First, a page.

With that piece and similar pieces, the Orient editors too often overlook the feelings of the people who are targeted when they are coming up with the articles.  It is easy for them to say that the Occident’s critics take themselves too seriously and need to lighten up, but such sentiment overlooks the fact that many of the concern brought up are thoughtful and reasonable.  

After the 2011 Occident was published, one student expressed her dissatisfaction with the issue in an email to the staff of the Orient, of which I was a part.  She stated, “I could tell you how the Occident’s jokes about women with eating disorders and about women eating in general (ranging from “The Girls Who Don’t Eat Anything” to “‘I find it really unattractive watching women shovel pounds of ice cream into their mouths…It’s just fucking disgusting.’”) made me feel small and pathetic; I could criticize (and intelligibly cite) the Occident’s insistent sexism; I could tell you how, when you make light of rape,  I feel alone and unsafe on my campus.”

She went on to say, “you are not critics, you are playground bullies,” and later added, “You cannot use school funding to fight out your personal grudge matches and attack your fellow students, and you cannot hide behind the name of the paper to escape the consequences of your cruel and thoughtless actions.”

 The student brings up valid points and highlights the depth of emotion that can be caused by the Occident, but it is not only the name change from “Orient” to “Occident” that allows writers to publish such hurtful content. More importantly, it is the lack of accountability that comes along with anonymity. Writers are not identified in the byline by their real names in the joke issue, and the articles can turn into something that resembles a comment on an Internet comment board than a newspaper article.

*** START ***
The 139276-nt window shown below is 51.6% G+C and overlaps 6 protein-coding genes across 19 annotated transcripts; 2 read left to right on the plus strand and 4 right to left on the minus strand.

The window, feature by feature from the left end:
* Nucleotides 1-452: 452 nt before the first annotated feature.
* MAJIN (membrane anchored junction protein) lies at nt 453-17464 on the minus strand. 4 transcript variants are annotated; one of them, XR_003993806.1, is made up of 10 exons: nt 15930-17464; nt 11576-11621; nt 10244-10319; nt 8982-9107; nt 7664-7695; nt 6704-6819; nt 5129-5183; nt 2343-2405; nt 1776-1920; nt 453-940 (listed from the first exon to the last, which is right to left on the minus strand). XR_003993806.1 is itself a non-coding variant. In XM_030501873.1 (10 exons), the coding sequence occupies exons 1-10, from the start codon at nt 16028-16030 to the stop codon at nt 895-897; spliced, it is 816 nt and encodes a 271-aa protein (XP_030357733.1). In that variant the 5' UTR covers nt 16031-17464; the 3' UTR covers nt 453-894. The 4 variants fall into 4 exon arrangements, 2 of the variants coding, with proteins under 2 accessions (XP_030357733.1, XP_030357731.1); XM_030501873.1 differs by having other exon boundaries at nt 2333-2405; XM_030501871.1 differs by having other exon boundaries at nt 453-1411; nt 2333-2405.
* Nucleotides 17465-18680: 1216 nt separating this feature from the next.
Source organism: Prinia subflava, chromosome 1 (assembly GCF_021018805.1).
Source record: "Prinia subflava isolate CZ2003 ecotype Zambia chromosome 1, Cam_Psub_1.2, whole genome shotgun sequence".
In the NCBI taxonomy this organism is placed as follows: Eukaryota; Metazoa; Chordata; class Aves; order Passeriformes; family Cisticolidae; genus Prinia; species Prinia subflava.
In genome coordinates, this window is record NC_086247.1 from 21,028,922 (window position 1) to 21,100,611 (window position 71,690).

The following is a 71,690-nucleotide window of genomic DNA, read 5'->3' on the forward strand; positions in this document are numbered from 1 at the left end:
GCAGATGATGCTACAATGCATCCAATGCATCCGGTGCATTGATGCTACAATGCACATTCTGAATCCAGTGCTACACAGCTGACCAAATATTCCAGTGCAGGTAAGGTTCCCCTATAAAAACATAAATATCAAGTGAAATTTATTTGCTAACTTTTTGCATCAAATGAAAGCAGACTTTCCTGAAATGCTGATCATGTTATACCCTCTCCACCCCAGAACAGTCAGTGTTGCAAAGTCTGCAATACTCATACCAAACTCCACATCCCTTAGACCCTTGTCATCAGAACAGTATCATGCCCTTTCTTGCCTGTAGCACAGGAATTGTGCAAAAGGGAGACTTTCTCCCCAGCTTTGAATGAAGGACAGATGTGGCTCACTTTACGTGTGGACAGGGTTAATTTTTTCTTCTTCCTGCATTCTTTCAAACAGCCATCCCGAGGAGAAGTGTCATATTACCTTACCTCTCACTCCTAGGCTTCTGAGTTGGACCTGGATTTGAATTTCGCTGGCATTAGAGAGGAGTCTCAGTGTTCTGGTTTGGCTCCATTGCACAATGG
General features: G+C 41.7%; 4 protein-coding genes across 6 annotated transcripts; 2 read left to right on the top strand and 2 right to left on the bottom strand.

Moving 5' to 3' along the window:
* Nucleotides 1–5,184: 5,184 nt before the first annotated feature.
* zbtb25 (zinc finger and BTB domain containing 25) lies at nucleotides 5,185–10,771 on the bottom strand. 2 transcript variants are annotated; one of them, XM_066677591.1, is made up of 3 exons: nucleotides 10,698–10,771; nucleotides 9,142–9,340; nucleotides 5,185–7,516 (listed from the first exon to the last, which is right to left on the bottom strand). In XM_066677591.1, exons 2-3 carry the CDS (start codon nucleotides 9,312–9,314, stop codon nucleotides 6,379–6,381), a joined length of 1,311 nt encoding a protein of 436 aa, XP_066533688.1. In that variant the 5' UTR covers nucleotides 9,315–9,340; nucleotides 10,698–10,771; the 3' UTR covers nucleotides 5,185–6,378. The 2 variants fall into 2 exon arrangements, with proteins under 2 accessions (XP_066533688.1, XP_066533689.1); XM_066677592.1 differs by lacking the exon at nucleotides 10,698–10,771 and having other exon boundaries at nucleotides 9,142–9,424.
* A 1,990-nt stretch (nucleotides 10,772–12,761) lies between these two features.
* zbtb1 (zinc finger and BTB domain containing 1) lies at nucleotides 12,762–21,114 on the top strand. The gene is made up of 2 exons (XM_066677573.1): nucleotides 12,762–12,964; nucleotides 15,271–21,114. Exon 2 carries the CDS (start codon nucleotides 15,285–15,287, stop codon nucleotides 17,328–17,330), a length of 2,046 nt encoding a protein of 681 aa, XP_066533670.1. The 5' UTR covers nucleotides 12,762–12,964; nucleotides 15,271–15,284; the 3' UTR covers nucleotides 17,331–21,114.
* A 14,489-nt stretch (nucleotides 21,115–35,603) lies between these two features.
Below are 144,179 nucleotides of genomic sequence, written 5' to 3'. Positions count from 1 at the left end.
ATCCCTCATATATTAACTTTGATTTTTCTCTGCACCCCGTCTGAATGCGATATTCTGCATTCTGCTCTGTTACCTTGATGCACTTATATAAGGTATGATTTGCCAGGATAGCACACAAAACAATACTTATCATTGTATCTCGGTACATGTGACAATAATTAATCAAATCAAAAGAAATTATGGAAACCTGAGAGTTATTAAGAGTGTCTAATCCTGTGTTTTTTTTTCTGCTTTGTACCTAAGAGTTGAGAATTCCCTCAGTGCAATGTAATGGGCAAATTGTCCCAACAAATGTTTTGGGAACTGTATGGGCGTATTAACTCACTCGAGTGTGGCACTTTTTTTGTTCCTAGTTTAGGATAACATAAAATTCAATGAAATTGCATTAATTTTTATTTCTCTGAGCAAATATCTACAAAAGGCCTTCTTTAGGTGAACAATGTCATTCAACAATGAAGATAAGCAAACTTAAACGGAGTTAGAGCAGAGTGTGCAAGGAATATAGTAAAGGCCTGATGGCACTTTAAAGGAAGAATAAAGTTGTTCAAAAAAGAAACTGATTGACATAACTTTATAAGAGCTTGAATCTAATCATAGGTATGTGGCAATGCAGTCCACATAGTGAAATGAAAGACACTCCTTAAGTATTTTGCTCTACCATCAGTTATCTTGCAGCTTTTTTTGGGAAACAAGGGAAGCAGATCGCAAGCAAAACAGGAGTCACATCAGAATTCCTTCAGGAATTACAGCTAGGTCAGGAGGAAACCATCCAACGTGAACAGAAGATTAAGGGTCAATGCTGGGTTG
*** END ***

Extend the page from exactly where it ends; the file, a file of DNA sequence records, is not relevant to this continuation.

Ironically, the 2010-2011 Orient editorial board, made up some of the same editors who were behind the broadly criticized 2011 issue of the Occident, wrote an editorial in response to the increasing popularity of the anonymous online gossip site College ACB that strongly denounced the type of content that can come with anonymity. 

The editorial board stated, “We are not going to shake a finger at students for being insensitive. We fully support students writing anything online, as long as they are accountable for their statements. But by anonymously posting cruel gossip, individuals remain insulated from the social mores that usually check such behavior. The students responsible for hateful speech are cowards for writing slurs that, if spoken in public, would leave them facing severe social ostracism.” 

The argument for having anonymous writers in the joke issue is clear.  The writers often have close ties to the people and organizations that are being written about, and they don’t want to damage those relationships. However, the Orient’s commitment to journalistic integrity far outweighs that risk, and identifying the writers of the articles would likely increase the quality of the pieces significantly. It’s not only morally right; it’s also journalistically responsible. 

The Orient has made such successful strides over the last few years in strengthening its reputation as a credible news source, and it has far too much to lose by producing a cruel and classless joke issue. The newspaper purports to follow “professional journalistic standards in writing and reporting,” which are central to everything that the Orient does.  The editors must not allow the Occident to get in the way of that mission and undo the admirable progress that it has made.